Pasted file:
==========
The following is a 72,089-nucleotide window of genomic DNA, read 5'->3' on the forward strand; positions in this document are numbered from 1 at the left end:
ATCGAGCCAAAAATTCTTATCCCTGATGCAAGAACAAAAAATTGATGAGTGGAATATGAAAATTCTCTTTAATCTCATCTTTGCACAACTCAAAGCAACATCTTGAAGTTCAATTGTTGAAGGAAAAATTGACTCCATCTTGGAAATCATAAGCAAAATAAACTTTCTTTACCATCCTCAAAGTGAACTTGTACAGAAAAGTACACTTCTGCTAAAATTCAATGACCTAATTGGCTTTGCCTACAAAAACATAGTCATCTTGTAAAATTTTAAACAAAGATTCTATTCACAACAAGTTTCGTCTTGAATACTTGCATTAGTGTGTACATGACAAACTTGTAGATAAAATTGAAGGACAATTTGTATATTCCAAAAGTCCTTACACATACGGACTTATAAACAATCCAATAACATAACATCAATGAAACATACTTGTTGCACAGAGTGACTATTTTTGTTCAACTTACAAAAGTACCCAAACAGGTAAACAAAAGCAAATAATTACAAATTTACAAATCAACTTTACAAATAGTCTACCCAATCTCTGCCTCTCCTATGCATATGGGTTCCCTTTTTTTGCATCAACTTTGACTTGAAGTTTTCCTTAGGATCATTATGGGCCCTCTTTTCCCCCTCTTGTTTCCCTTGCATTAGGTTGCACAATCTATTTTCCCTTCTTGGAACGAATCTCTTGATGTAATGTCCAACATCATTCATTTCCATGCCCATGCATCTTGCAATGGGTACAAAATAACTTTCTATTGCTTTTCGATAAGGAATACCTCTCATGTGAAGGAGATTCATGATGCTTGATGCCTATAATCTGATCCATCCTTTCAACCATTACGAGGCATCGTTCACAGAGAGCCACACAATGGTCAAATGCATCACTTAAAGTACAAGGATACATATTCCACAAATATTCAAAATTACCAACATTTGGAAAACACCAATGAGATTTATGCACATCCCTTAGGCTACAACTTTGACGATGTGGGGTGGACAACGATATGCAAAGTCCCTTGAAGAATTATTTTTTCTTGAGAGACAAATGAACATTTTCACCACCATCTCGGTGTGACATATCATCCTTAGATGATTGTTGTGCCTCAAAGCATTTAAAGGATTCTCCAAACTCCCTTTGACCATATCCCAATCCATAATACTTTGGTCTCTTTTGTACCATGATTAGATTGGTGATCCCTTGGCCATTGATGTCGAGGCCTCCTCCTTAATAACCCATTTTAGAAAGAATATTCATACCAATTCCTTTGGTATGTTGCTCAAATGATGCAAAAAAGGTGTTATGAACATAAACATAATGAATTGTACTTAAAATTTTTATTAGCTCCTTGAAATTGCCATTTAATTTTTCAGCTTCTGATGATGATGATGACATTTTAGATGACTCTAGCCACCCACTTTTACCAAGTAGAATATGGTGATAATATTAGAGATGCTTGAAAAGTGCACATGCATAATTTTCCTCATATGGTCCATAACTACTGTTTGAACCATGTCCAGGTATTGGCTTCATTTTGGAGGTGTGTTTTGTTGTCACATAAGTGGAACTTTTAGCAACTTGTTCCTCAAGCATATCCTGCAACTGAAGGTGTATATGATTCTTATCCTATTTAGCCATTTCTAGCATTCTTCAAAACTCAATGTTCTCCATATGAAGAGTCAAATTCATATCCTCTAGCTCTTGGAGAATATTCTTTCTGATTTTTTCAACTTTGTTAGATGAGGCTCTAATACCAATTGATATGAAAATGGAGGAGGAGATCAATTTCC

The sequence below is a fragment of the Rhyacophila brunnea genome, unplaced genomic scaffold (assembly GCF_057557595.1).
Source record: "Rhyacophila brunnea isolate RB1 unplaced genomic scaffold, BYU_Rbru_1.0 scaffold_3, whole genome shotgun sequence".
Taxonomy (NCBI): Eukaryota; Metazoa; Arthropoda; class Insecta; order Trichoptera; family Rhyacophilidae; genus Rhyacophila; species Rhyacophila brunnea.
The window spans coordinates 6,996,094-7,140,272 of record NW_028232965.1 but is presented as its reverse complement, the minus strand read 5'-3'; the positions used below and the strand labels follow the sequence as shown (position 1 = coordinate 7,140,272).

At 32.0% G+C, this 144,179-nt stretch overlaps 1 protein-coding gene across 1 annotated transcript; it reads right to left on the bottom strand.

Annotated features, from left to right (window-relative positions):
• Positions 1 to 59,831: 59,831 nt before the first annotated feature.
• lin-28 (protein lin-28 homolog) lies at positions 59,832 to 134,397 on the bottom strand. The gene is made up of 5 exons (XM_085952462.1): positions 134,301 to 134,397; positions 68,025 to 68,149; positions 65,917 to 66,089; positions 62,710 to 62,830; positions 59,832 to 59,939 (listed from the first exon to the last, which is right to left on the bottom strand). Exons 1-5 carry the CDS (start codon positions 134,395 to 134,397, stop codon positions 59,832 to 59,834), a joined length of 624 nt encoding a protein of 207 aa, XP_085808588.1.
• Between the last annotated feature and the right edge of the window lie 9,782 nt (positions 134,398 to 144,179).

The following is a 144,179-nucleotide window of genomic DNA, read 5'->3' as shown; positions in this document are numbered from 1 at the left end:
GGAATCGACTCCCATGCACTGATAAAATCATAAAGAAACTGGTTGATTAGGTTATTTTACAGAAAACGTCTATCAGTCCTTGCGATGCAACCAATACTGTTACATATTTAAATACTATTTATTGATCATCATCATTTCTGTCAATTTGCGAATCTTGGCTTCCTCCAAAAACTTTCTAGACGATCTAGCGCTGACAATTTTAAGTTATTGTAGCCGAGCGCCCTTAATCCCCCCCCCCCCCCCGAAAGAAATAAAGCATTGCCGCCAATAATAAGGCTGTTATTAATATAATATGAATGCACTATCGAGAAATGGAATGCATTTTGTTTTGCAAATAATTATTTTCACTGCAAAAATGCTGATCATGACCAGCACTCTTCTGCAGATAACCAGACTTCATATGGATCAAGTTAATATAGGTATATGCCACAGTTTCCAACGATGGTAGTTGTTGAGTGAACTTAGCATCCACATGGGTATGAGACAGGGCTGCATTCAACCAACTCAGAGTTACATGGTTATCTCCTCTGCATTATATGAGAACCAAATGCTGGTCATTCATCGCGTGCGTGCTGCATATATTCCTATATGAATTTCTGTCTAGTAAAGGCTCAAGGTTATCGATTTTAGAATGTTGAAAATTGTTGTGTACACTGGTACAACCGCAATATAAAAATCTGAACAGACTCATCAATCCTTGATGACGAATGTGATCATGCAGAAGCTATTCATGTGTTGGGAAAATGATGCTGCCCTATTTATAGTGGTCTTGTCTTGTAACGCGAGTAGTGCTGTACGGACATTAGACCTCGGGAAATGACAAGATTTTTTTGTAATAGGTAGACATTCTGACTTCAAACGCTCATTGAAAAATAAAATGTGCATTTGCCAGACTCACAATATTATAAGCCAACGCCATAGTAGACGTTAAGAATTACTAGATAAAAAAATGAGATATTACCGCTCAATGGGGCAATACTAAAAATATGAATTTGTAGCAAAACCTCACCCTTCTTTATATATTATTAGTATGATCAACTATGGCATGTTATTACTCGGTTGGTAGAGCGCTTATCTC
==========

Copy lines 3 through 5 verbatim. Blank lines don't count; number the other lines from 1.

The sequence below is a fragment of the Rhyacophila brunnea genome, unplaced genomic scaffold (assembly GCF_057557595.1).
Source record: "Rhyacophila brunnea isolate RB1 unplaced genomic scaffold, BYU_Rbru_1.0 scaffold_3, whole genome shotgun sequence".
Taxonomy (NCBI): Eukaryota; Metazoa; Arthropoda; class Insecta; order Trichoptera; family Rhyacophilidae; genus Rhyacophila; species Rhyacophila brunnea.